January, 2020
Inspection News and Views from the American Society of Home Inspectors

Are These Violations of the ASHI Code of Ethics?


Question: When an ASHI member performs a home inspection, what fee-paid services does item 1F of the ASHI Code of Ethics prohibit the inspector from performing?

Response: Item 1F of the ASHI Code of Ethics: “1. Inspectors shall avoid conflicts of interest or activities that compromise, or appear to compromise, professional independence, objectivity, or inspection integrity. … F. Inspectors shall not repair, replace, or upgrade, for compensation, systems or components covered by ASHI Standards of Practice, for one year after the inspection.”

The purpose of this prohibition is to ensure that a home inspection and a report are not used to generate compensation for certain services that represent a conflict of interest and could harm a consumer. These services involve repairs, replacements or upgrades that would be performed by an ASHI member on a home that has been inspected by that same ASHI member.

The ASHI member is prohibited from providing these services for compensation.

Compensation refers to any reward or consideration paid for services rendered, whether it is money or other compensation.

The prohibition refers to repairs, replacements or upgrades to all systems and components that are covered by the ASHI Standard of Practice (SoP), regardless of their condition. Services other than repairs, replacements or upgrades to systems and components covered by the ASHI SoP are not prohibited.

Repairs, replacements or upgrades to systems and components beyond the scope of the SoP are not prohibited.

The prohibition lasts one year. The one-year period begins on the day the home inspection begins and expires one year after the home inspection ends.

Question: Is it a violation of ASHI Code of Ethics, item 1C, to offer gifts of low monetary value (less than $15 such as movie tickets or carwash passes) to real estate agents as thanks for referrals or for the time spent at the inspection? Here are three examples for your consideration:

Example A: Provide movie tickets to real estate agents as thanks for their time at the inspection.

Example B: Provide movie tickets to real estate agents as thanks for the referral.

Example C: Offer to provide movie tickets to real estate agents for every referral they make.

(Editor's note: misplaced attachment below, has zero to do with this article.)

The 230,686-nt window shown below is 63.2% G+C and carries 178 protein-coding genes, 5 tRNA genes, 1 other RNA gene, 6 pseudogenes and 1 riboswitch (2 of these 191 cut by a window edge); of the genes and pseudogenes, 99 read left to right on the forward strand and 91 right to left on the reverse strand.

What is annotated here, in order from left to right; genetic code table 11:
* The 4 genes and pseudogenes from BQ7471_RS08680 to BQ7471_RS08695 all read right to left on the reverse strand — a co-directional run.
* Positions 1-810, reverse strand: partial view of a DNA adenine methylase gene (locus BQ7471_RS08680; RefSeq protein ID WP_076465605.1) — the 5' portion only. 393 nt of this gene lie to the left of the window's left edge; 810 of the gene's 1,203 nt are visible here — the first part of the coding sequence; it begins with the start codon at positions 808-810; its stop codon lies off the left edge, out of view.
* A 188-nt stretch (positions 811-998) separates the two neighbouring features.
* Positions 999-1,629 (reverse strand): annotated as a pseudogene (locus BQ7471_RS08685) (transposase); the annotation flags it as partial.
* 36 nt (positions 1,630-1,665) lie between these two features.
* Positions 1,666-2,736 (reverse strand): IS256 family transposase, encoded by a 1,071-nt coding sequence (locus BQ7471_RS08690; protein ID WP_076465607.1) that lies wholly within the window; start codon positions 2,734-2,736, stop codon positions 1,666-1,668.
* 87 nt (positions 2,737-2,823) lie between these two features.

Response: The committee finds that these offers do constitute a violation of item 1C of the ASHI Code of Ethics. 

Previous rulings have found that providing meals are a normal and accepted part of the business culture and do not constitute a form of compensation for future referrals; however, in each of the examples in which movie tickets are provided to the real estate agent, the tickets are offered as direct compensation for referrals. 

Even though the monetary value may be low, direct inducements for inspections are not allowed by the ASHI Code of Ethics. A home inspection is a part of a client’s due diligence in purchasing real estate. Acceptance of a referral by a client is a statement of faith by the client in the source of the referral. It is important to the client that there be no doubt that a referral for home inspection services is based on the quality of services provided. Offers of direct payments of cash or other items having a cash value in exchange for the referral will undermine the trust placed in the professionals involved.

Know the Code: The ASHI Code of Ethics can be found at this link: https://www.homeinspector.org/Code-of-Ethics

Jamison Brown is the owner of Home Inspections by Jamison & Company, Poquoson, VA. Before becoming an ASHI member in 1988, Jamison was a project manager, and supervised the construction and remodeling of more than 10,000 housing units for the U.S. Department of Defense (DoD) and the U.S. Department of Housing and Urban Development (HUD). Jamison is a former member of the Carpenters and Joiners of America, and a former licensed plumber in the state of Virginia. He is a member of the International Code Council, International Association of Electrical Inspectors (IAEI) and a certified member of the American Society of Home Inspectors (ASHI). He has been a member of ASHI’s Technical and Membership Committees, and was chair of the CEPP Committee. Currently, he chairs the ASHI Code of Ethics Committee. Jamison has personally inspected more than 18,000 residential and commercial properties. Contact him at jamison.brown@gmail.com.